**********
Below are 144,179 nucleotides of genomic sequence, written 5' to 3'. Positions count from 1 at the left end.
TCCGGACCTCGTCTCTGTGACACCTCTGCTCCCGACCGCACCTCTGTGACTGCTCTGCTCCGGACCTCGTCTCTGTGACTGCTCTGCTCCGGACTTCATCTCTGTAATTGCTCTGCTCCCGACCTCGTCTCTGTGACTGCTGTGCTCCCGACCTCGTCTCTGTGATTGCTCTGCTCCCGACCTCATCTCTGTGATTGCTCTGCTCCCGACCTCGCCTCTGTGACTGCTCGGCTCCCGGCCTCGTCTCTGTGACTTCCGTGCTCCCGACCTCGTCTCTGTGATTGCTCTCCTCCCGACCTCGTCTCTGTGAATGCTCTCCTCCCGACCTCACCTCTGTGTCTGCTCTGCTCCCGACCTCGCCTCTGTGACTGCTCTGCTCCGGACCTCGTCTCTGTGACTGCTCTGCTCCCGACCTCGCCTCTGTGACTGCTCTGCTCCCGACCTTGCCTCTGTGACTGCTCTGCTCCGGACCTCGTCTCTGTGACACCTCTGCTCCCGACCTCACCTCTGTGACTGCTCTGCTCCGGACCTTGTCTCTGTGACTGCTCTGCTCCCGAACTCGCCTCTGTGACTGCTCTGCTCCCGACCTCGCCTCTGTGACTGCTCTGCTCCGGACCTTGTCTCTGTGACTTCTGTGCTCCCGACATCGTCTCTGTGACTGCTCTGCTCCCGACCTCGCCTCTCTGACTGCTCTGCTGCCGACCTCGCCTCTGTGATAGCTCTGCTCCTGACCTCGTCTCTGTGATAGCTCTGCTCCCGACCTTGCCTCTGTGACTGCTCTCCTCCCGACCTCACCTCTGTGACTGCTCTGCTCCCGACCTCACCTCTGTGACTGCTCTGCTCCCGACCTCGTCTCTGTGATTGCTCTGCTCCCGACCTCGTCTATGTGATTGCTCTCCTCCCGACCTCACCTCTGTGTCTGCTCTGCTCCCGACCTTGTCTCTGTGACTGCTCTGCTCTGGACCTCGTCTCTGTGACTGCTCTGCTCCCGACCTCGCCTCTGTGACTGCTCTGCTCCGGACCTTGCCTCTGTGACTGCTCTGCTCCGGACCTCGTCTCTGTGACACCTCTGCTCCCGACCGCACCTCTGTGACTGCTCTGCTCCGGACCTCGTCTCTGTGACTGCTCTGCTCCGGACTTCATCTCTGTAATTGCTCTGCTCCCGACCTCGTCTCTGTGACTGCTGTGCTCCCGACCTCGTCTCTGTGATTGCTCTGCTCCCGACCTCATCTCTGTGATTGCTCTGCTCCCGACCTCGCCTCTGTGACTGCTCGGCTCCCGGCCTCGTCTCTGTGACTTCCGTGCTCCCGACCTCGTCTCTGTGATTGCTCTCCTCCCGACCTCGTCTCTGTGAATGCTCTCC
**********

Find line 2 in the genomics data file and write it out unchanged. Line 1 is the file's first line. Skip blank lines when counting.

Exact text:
TCCGGACCTCGTCTCTGTGACACCTCTGCTCCCGACCGCACCTCTGTGACTGCTCTGCTCCGGACCTCGTCTCTGTGACTGCTCTGCTCCGGACTTCATCTCTGTAATTGCTCTGCTCCCGACCTCGTCTCTGTGACTGCTGTGCTCCCGACCTCGTCTCTGTGATTGCTCTGCTCCCGACCTCATCTCTGTGATTGCTCTGCTCCCGACCTCGCCTCTGTGACTGCTCGGCTCCCGGCCTCGTCTCTGTGACTTCCGTGCTCCCGACCTCGTCTCTGTGATTGCTCTCCTCCCGACCTCGTCTCTGTGAATGCTCTCCTCCCGACCTCACCTCTGTGTCTGCTCTGCTCCCGACCTCGCCTCTGTGACTGCTCTGCTCCGGACCTCGTCTCTGTGACTGCTCTGCTCCCGACCTCGCCTCTGTGACTGCTCTGCTCCCGACCTTGCCTCTGTGACTGCTCTGCTCCGGACCTCGTCTCTGTGACACCTCTGCTCCCGACCTCACCTCTGTGACTGCTCTGCTCCGGACCTTGTCTCTGTGACTGCTCTGCTCCCGAACTCGCCTCTGTGACTGCTCTGCTCCCGACCTCGCCTCTGTGACTGCTCTGCTCCGGACCTTGTCTCTGTGACTTCTGTGCTCCCGACATCGTCTCTGTGACTGCTCTGCTCCCGACCTCGCCTCTCTGACTGCTCTGCTGCCGACCTCGCCTCTGTGATAGCTCTGCTCCTGACCTCGTCTCTGTGATAGCTCTGCTCCCGACCTTGCCTCTGTGACTGCTCTCCTCCCGACCTCACCTCTGTGACTGCTCTGCTCCCGACCTCACCTCTGTGACTGCTCTGCTCCCGACCTCGTCTCTGTGATTGCTCTGCTCCCGACCTCGTCTATGTGATTGCTCTCCTCCCGACCTCACCTCTGTGTCTGCTCTGCTCCCGACCTTGTCTCTGTGACTGCTCTGCTCTGGACCTCGTCTCTGTGACTGCTCTGCTCCCGACCTCGCCTCTGTGACTGCTCTGCTCCGGACCTTGCCTCTGTGACTGCTCTGCTCCGGACCTCGTCTCTGTGACACCTCTGCTCCCGACCGCACCTCTGTGACTGCTCTGCTCCGGACCTCGTCTCTGTGACTGCTCTGCTCCGGACTTCATCTCTGTAATTGCTCTGCTCCCGACCTCGTCTCTGTGACTGCTGTGCTCCCGACCTCGTCTCTGTGATTGCTCTGCTCCCGACCTCATCTCTGTGATTGCTCTGCTCCCGACCTCGCCTCTGTGACTGCTCGGCTCCCGGCCTCGTCTCTGTGACTTCCGTGCTCCCGACCTCGTCTCTGTGATTGCTCTCCTCCCGACCTCGTCTCTGTGAATGCTCTCC